A recent post (8/26/16) on the Tax Justice website was titled – Why We Must Close The Pass-Through Loophole? That caught my attention as I was trying to think what the “loophole” might be? A loophole is a provision that can be used beyond its intended purpose because the rule is not written specifically enough. When a rule is being used as intended, it is not a loophole. For example, sometimes the mortgage interest deduction is called a loophole, but it is not. People deducting interest on the mortgages on their primary and vacation homes is using the rule as intended.
Archive for Corporate
I am not sure, if I were asked to, which one I would put my money on in this battle. While both are mammoth forces to be reckoned with, social media giant Facebook might be smarter. However, the IRS has been indomitable for decades.
According to the IRS, Facebook owes them billions – roughly $3 to $5 billion!
How do I ensure my rental income is active business income? Why would this be a good idea?
Rental income falls under the definition of aggregate investment income in the Canada Income Tax Act. That means that it is not classified as active business income and does not qualify for the small business tax rate, resulting in higher tax rates on most rental income. Read more
Is it better to take a dividend or salary for 2016?
Owners and shareholders of a corporation have a choice to pay themselves either dividends or salary as part of their remuneration package.
The tax system in Canada is designed so that it should not matter how an individual earns their income as they should experience the same level of tax. However, the new changes to 2016 as part of the federal budget have increased the cost of dividends to the taxpayer.
What are common and costly mistakes made in corporate bookkeeping during the year and how can these be avoided?
When starting a business, the owners are likely to incur two classes of costs that are not normally encountered in the ongoing operations of the business and should not be included as operating expenses. These are start-up expenditures and organization costs. Each of these are specifically defined and receive special tax treatment.
Any vehicle with a purchase cost of over $30,000 can be classed as a luxury vehicle (a 10.1 asset). This classification restricts the amount of depreciation that can be deducted from income which reduces your corporate expenses and increases your corporate tax. It also limits the amount of Goods and Service Tax (GST) that can be recovered. The determining factor is whether the vehicle is a passenger vehicle or a motor vehicle by Canada Revenue Agency’s definitions.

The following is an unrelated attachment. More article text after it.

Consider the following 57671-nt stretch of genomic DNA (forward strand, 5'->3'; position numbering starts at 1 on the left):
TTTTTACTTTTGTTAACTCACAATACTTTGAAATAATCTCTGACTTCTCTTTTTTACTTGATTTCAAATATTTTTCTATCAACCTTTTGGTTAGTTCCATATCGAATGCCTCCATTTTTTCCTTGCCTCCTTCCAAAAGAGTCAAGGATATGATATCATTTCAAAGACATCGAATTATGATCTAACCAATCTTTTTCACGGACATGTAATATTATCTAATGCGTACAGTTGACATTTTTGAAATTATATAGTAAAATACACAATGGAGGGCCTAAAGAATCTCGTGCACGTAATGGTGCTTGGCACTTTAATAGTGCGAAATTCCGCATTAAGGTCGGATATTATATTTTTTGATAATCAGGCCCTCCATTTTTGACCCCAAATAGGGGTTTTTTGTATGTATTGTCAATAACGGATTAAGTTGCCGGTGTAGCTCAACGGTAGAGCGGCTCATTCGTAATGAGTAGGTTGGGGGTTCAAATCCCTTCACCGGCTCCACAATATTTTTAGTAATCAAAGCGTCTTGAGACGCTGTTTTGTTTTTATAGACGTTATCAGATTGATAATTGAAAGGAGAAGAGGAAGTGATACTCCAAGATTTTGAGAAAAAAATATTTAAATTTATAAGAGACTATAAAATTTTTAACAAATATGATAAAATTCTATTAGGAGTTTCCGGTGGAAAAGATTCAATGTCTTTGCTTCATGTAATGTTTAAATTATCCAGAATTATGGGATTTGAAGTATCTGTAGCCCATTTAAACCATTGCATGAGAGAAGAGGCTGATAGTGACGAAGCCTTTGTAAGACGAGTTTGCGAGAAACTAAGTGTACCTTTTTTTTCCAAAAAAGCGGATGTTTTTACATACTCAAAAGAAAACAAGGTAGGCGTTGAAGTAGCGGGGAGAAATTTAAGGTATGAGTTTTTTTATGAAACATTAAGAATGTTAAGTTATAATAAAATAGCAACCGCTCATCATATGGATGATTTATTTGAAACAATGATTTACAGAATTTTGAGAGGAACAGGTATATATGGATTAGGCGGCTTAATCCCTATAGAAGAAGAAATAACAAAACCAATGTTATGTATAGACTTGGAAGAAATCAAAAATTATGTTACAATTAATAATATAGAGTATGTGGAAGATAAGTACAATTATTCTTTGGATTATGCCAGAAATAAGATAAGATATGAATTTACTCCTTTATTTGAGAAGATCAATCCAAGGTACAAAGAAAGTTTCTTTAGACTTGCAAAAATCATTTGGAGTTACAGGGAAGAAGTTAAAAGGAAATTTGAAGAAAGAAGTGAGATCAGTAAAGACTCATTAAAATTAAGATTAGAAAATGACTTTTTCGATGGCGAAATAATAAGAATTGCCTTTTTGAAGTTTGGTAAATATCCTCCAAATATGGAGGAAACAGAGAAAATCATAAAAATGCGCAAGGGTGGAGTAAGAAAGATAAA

Although it may not seem like sales tax has much to do with mergers and acquisitions, the truth is, many deals have fallen apart because of multistate sales tax issues. Controllers and CFOs who have seen the process first-hand know how messy the acquisition process can be – particularly if the target company’s multistate tax issues (especially sales taxes) haven’t been addressed.
The year end date is important as it identifies the end of a corporation’s business year and can have an impact on tax planning. It has to be determined for a corporation’s first tax filing and is typically the last day of a month.
So what year end date should you choose?
If your company is a Canadian taxpayer, Canadian corporate tax is calculated by allocating taxable income between the provinces in which your company has a permanent establishment presence.
The company is considered to have a permanent establishment presence in any Canadian province where any of the following conditions are met:
- A fixed place of business such as an office, branch, warehouse, workshop or factory in the province.
- An agent or an employee present in the province.
- The company owns land in the province.
- There is substantial use of machinery or equipment by the company in the province.
The Tax Court rejected the IRS proposed transfer pricing method of re-allocating income between a U.S. parent corporation and its foreign subsidiary. Also, it ruled against the Service’s attempt to collect $1.36 billion in tax deficiencies, finding that the assessment did not reflect the economic realities of manufacturing these medical devices in a case involving Medtronic’s intellectual property licenses necessary to produce and sell high-risk, heavily regulated implantable technology.